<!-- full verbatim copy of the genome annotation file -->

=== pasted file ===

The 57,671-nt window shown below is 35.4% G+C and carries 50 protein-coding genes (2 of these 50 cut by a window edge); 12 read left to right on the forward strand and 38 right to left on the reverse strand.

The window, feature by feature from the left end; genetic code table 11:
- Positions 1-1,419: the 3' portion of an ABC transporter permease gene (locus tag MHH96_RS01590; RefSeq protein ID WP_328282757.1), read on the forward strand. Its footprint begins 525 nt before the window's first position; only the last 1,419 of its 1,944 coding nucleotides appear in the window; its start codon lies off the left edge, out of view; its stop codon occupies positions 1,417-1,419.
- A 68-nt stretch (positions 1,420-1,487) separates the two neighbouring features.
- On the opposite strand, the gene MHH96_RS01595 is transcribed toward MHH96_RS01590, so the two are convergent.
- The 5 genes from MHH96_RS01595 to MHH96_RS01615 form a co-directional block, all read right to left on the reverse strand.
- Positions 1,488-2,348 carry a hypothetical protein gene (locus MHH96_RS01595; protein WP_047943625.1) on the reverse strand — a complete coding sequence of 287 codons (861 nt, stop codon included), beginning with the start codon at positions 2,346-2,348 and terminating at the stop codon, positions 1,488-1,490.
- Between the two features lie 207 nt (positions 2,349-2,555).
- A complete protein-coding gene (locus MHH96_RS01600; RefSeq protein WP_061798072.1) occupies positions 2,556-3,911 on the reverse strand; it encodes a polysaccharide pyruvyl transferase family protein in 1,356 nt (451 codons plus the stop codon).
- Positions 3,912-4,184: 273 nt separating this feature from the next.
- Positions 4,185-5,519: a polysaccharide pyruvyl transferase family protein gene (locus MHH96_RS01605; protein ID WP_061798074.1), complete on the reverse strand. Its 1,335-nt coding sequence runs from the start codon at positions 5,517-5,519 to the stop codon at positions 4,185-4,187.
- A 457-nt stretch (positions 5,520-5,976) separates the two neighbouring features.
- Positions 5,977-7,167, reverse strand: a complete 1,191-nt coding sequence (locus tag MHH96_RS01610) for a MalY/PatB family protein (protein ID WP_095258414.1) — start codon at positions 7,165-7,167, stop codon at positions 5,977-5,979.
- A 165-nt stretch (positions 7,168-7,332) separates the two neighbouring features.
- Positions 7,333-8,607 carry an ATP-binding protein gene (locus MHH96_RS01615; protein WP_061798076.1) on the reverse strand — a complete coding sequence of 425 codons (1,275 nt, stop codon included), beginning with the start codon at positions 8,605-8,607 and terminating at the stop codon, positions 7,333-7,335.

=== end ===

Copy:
The 57,671-nt window shown below is 35.4% G+C and carries 50 protein-coding genes (2 of these 50 cut by a window edge); 12 read left to right on the forward strand and 38 right to left on the reverse strand.

The window, feature by feature from the left end; genetic code table 11:
- Positions 1-1,419: the 3' portion of an ABC transporter permease gene (locus tag MHH96_RS01590; RefSeq protein ID WP_328282757.1), read on the forward strand. Its footprint begins 525 nt before the window's first position; only the last 1,419 of its 1,944 coding nucleotides appear in the window; its start codon lies off the left edge, out of view; its stop codon occupies positions 1,417-1,419.
- A 68-nt stretch (positions 1,420-1,487) separates the two neighbouring features.
- On the opposite strand, the gene MHH96_RS01595 is transcribed toward MHH96_RS01590, so the two are convergent.
- The 5 genes from MHH96_RS01595 to MHH96_RS01615 form a co-directional block, all read right to left on the reverse strand.
- Positions 1,488-2,348 carry a hypothetical protein gene (locus MHH96_RS01595; protein WP_047943625.1) on the reverse strand — a complete coding sequence of 287 codons (861 nt, stop codon included), beginning with the start codon at positions 2,346-2,348 and terminating at the stop codon, positions 1,488-1,490.
- Between the two features lie 207 nt (positions 2,349-2,555).
- A complete protein-coding gene (locus MHH96_RS01600; RefSeq protein WP_061798072.1) occupies positions 2,556-3,911 on the reverse strand; it encodes a polysaccharide pyruvyl transferase family protein in 1,356 nt (451 codons plus the stop codon).
- Positions 3,912-4,184: 273 nt separating this feature from the next.
- Positions 4,185-5,519: a polysaccharide pyruvyl transferase family protein gene (locus MHH96_RS01605; protein ID WP_061798074.1), complete on the reverse strand. Its 1,335-nt coding sequence runs from the start codon at positions 5,517-5,519 to the stop codon at positions 4,185-4,187.
- A 457-nt stretch (positions 5,520-5,976) separates the two neighbouring features.
- Positions 5,977-7,167, reverse strand: a complete 1,191-nt coding sequence (locus tag MHH96_RS01610) for a MalY/PatB family protein (protein ID WP_095258414.1) — start codon at positions 7,165-7,167, stop codon at positions 5,977-5,979.
- A 165-nt stretch (positions 7,168-7,332) separates the two neighbouring features.
- Positions 7,333-8,607 carry an ATP-binding protein gene (locus MHH96_RS01615; protein WP_061798076.1) on the reverse strand — a complete coding sequence of 425 codons (1,275 nt, stop codon included), beginning with the start codon at positions 8,605-8,607 and terminating at the stop codon, positions 7,333-7,335.